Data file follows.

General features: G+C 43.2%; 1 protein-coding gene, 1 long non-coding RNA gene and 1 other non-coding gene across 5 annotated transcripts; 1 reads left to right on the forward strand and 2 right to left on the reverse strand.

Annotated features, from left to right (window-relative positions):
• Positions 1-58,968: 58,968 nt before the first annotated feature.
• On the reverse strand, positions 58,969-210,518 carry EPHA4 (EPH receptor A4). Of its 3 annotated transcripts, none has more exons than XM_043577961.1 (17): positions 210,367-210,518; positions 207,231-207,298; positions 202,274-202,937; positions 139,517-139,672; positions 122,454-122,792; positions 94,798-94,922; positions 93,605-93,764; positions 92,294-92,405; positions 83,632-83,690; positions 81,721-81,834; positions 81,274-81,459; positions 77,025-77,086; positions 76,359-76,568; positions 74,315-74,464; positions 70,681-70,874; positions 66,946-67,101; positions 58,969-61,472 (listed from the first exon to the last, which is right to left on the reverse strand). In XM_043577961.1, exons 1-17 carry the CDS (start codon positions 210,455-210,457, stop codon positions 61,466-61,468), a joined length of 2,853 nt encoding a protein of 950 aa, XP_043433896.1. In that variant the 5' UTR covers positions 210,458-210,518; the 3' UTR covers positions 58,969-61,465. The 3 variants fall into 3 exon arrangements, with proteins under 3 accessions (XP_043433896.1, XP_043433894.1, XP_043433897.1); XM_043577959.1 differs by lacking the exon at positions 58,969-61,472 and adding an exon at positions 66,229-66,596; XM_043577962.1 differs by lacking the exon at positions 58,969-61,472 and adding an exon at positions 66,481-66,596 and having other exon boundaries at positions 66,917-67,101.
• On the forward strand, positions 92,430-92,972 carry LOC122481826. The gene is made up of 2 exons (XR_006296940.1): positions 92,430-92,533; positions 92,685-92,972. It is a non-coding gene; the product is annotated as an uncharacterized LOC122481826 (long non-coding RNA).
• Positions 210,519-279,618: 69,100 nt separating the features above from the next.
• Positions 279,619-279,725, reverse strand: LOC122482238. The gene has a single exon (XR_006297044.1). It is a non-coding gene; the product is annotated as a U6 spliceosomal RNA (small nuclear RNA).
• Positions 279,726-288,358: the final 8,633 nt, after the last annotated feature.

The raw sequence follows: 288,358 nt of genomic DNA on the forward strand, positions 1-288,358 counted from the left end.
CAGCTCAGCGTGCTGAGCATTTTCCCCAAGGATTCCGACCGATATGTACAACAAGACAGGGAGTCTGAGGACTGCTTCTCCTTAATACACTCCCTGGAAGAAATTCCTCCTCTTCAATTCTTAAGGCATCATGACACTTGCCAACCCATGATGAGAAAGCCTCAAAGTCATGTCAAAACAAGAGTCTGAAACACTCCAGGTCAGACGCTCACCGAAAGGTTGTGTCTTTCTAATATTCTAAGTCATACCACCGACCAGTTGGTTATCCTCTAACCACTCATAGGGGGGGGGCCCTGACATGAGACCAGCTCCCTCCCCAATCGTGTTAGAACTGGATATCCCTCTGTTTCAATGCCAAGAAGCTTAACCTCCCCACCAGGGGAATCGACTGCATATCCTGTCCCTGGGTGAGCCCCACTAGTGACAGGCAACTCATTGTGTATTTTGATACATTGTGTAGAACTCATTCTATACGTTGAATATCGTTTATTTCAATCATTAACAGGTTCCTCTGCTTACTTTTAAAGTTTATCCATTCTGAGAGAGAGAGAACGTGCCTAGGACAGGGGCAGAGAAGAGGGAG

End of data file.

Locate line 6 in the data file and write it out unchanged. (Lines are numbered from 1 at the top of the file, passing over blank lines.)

• Positions 210,519-279,618: 69,100 nt separating the features above from the next.